Workforce Locations & Hours Near Longview, TX - YP.com
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09/08/2017
By: Renetta W.
Buckelew, Daryl Q, MD
He is a great doctor. Tells you what needs to be done, listens to what you have to say, not just run in and then back out again.Seems to me to have the patients best interest at heart.
07/06/2017
By: S S.
Taylor Medical Center
Horrible experience. If you are really in severe, go somewhere else! I went there a few weeks ago at 7:00 pm on a Friday because I had a bad gout attack in my foot. They thought I was faking it to get vicodin! The Nurse Practitioner named Tia had an attitude with me as soon as she walked in. She didn't even look at my good foot to compare with the swollen and hot bad foot, and looked at my bad foot for only 3 or 4 seconds. She offered a steroid shot. I said let me have it, but what about my excruciating pain? She She said, "Vicoden is out. You aren't getting it, it's now class 2 or 3 or something like that. The red haired punk medical student that was with her laughed when I said that if you could have this in your foot, it would help you understand and be a better doctor one day. So she offers to write a prescription for ultram. We got to the pharmacy 30 minutes later and it had not even been called in. The pharmacist called back up there and got the prescription. I was so mad. While waiting, I called the Taylor clinic to ask who was in charge, and the guy who answered said "I am." I told him it's not acceptable, they were not busy, 30 minutes and it still wasn't called it. He then LIED to me saying, "..oh no, I called and personally spoke to the pharmacist myself." Yes, schmuck, you spoke to him after he called you looking for the prescription! I have a CHOICE. So I CHOOSE to NEVER STEP foot in there again. If you are really hurting, I suggest going to the ER or drive to Tyler.
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05/03/2017
By: Pamela B.
Saridena Pavan MD
I haven't been to the office yet, but I was impressed by the way the nurse called me back within the hour to answer my questions and to help me with my appointment for next week.
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04/13/2017
By: Debbie B.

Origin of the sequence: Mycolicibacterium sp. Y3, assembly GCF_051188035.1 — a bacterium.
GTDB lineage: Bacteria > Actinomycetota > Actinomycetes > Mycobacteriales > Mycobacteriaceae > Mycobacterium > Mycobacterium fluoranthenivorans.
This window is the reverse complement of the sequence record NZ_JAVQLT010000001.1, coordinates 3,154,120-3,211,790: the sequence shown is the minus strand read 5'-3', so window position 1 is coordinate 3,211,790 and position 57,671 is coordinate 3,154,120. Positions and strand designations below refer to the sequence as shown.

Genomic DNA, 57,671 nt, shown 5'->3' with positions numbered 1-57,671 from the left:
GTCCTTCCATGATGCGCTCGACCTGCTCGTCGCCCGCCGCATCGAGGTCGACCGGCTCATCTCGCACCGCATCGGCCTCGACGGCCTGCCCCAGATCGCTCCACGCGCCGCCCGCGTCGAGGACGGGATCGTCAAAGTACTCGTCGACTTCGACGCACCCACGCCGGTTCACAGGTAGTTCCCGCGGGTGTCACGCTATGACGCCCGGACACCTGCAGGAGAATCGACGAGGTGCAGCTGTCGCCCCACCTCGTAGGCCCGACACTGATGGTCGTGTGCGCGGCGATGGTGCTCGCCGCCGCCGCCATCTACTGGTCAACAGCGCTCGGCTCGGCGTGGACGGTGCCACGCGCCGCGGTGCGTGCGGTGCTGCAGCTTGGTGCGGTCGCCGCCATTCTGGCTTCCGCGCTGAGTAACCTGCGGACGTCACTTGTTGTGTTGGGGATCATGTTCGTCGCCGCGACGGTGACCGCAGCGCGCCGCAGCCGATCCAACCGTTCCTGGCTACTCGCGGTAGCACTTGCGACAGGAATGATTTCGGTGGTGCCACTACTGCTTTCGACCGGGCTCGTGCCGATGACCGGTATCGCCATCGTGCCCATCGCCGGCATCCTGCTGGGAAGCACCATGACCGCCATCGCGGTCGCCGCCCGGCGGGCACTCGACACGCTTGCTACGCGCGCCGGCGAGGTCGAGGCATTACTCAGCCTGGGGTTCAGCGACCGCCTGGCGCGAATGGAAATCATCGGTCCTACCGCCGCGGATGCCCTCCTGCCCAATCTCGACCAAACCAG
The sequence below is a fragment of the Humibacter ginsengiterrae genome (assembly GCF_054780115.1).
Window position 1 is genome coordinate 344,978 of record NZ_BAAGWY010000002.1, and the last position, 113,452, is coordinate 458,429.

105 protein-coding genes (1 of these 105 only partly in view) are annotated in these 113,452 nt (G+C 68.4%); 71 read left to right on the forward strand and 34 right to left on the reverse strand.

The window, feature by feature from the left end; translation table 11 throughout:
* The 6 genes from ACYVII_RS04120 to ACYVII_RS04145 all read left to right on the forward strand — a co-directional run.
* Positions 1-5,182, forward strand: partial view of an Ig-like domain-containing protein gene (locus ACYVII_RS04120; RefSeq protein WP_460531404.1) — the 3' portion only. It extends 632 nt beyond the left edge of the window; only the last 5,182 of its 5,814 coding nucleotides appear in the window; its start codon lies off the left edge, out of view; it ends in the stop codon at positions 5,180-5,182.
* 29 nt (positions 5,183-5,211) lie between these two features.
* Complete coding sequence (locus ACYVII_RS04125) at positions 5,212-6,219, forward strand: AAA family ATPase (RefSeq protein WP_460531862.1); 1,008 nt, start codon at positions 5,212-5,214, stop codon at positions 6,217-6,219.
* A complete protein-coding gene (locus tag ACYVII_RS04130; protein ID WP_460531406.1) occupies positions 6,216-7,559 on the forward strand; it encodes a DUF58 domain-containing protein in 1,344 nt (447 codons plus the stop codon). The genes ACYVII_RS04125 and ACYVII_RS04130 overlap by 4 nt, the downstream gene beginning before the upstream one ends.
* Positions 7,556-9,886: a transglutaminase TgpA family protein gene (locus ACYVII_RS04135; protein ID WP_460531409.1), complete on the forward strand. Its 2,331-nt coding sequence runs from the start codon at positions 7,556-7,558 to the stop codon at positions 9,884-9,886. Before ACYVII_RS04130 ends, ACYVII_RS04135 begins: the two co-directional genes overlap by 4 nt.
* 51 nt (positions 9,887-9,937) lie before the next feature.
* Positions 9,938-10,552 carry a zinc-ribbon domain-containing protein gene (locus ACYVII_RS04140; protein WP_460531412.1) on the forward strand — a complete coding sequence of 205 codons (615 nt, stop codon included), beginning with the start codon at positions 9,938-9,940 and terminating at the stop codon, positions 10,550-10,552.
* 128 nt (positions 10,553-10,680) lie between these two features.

Taylor Medical Center
If I could give a lower score I would. On 2 separate occasions I have taken my kids in for sinus problems when their regular doctor could not get them in that day. We waited over an hour in the exam room after they ran a strep test. I had to go out and ask if they had forgotten about us. They said on both occasions they test was positive. Both times my kids got worse and I had to go back and see our regular doctor to get something that would help. I gave them a second chance but there will NOT be a third. UGH! So disappointed.
12/18/2016
By: David P.
Longview Gastroenterology Clinic
Dr. Johansen is not a Doctor you want to go to for a colonoscopy. He don't put you out when he does it and it hurts big time to be awake while he is doing the procedure. Find any other Doctor besides him.
07/11/2016
By: Ricky K.
Lakkadi, Rajashekar, MD
Dr. Lakkadi and his entire staff are courteous, kind, and professional. Doc has eliminated almost all of my back pain without narcotic meds. 5 Stars
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02/27/2016
By: Matilda B.
Manpower
This agency will not reveal admin positions that pay well with good companies unless the applicant fits well into the local East Texas Culture. This geographic area is steeped in blue collar oil field culture and if you don't fit in you will NEVER know the good jobs exist. This is par for most of the staffing agencies here, but this one is very typical and does the 'staffing' for Trinity Industries which is where people who cannot get a good job work.